Dr Charles Tannock

Member of the European Parliament for London

Iran and its nuclear programme

Delivered in Plenary - 1st February 2012

Mr President,

Iran’s nuclear military ambitions and its government’s constant refusal to engage with the IAEA and UN Security Council demands constitute a major threat to global security. They also pose a potential risk to peace in the Middle East, with an existential threat to the State of Israel in particular. They are also likely to lead to a regional arms race, with neighbouring Gulf countries such as Saudi Arabia also wishing to acquire such nuclear weapons if Iran is allowed to possess one in breach of its NPT international legal obligations.

We must now all hope that measures agreed by the European Union, even with political support from countries like Greece, Spain and Italy, which are large importers of Iranian oil, will put economic pressure on the regime and make it much harder for the leadership to move money around the world and will force Tehran to come back to the negotiating table. It shows that when there is a clear and urgent need for action the EU does not always dither and dodge the issue. This is Europe speaking as one voice for once on the most serious global threat and I would encourage Iran to start listening.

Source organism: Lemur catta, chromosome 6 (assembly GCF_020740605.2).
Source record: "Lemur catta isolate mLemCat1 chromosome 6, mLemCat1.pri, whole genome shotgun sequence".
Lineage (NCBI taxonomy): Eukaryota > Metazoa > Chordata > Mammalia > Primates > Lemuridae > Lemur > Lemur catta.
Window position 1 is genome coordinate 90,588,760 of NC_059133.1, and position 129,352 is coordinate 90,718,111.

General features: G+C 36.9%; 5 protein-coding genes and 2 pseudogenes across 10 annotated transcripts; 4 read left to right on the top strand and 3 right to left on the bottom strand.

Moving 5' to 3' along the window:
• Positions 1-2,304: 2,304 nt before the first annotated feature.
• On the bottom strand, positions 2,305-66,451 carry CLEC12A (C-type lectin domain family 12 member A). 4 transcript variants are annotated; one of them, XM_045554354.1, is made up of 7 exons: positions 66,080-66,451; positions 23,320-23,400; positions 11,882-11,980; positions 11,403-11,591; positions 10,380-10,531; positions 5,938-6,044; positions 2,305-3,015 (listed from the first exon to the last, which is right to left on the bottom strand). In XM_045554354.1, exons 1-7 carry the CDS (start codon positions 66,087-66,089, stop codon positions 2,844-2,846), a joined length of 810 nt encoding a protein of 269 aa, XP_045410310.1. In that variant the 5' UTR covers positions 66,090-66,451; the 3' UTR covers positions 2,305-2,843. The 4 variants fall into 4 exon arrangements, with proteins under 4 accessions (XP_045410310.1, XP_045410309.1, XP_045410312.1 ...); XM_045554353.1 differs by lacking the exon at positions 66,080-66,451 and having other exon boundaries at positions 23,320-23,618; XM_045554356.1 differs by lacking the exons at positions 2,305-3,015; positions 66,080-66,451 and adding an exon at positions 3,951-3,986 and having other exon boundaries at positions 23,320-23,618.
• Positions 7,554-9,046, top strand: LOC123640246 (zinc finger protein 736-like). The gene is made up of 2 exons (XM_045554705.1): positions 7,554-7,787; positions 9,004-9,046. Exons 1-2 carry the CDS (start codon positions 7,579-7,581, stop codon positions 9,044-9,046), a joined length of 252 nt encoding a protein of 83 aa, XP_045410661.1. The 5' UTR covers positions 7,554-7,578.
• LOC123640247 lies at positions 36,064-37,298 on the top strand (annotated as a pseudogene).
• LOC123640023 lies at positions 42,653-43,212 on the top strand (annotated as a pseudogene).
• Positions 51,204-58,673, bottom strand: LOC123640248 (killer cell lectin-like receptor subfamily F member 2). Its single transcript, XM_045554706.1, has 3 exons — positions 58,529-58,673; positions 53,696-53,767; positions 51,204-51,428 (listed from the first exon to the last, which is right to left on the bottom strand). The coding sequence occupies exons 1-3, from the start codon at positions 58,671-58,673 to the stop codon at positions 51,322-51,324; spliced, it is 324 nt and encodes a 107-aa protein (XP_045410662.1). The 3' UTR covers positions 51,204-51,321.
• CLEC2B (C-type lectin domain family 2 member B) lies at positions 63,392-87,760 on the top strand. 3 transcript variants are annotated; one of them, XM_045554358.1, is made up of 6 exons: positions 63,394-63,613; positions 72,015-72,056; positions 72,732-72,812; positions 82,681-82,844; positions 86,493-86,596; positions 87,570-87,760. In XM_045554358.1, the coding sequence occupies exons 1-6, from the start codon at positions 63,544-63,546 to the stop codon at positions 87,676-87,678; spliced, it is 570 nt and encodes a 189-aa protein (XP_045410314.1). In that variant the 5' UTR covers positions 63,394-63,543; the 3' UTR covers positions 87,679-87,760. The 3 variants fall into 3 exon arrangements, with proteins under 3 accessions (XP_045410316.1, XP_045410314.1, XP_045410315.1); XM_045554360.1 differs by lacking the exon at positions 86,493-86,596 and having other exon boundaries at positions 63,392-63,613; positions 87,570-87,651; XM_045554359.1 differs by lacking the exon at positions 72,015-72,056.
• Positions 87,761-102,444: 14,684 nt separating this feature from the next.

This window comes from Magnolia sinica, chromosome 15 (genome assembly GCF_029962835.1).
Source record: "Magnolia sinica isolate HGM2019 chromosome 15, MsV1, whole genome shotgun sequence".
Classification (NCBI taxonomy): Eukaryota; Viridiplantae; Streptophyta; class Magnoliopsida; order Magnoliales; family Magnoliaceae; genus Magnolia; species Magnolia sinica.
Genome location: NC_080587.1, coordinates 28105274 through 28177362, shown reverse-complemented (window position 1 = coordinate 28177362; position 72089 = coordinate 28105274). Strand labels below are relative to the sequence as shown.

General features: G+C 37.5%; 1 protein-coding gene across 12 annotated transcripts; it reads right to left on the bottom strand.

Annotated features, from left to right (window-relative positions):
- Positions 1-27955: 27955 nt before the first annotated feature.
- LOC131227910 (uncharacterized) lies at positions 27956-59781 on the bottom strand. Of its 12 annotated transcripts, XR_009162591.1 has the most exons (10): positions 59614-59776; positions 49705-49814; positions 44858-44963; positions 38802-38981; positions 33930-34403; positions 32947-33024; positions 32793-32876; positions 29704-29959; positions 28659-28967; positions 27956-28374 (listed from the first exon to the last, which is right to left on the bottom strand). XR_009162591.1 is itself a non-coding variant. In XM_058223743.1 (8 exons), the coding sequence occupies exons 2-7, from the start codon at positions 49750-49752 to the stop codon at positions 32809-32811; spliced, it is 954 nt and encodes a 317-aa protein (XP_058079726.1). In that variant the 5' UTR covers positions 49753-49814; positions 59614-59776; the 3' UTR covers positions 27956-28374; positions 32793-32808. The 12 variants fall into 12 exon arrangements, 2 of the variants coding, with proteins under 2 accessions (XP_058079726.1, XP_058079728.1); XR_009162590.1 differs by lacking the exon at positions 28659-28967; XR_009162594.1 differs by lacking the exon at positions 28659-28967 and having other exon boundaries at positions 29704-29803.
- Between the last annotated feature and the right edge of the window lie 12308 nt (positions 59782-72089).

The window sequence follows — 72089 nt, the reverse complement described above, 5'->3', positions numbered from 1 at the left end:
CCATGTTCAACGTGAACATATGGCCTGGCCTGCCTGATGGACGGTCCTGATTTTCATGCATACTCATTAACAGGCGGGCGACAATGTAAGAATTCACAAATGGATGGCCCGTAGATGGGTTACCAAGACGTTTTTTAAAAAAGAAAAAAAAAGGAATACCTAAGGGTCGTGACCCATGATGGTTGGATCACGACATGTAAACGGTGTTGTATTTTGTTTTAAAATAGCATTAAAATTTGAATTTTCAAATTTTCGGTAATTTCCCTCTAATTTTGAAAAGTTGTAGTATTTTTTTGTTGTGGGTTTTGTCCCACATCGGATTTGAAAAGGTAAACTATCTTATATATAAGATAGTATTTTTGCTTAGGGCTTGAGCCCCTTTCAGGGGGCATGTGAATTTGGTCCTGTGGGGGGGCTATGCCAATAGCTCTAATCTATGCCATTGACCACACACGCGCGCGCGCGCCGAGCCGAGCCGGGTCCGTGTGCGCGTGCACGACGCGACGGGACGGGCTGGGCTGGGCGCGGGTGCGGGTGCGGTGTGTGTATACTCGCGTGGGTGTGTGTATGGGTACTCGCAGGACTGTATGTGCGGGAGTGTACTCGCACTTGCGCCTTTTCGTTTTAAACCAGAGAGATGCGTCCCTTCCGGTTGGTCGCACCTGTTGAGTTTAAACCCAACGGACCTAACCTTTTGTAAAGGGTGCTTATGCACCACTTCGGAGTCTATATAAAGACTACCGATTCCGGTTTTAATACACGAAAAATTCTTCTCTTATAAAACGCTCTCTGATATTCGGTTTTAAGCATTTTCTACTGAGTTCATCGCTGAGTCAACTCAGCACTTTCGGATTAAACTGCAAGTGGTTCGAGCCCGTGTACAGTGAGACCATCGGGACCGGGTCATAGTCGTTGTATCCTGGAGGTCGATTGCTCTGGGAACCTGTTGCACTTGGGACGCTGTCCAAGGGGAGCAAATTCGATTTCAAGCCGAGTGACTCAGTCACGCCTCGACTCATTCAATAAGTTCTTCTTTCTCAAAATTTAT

Traditionally Iran should also showcase the legacy of its glorious Persian culture. Instead it is sadly one of the most brutal, theocratic dictatorships in the world, having suppressed all opposition to the last flawed presidential elections, and a country which carries out shocking public executions of homosexuals, those guilty of so-called sexual misdemeanours, including minors, as well as exporting terrorism via its proxies, such as Hezbollah, to neighbouring countries.

It also regularly interferes in neighbouring countries, from Bahrain to militarily propping up the Syrian Ba’athist dictatorship. All the more reason, therefore, why it must never become a nuclear power. Contrary to what some have said, no future or further options to prevent this should be excluded from the negotiations.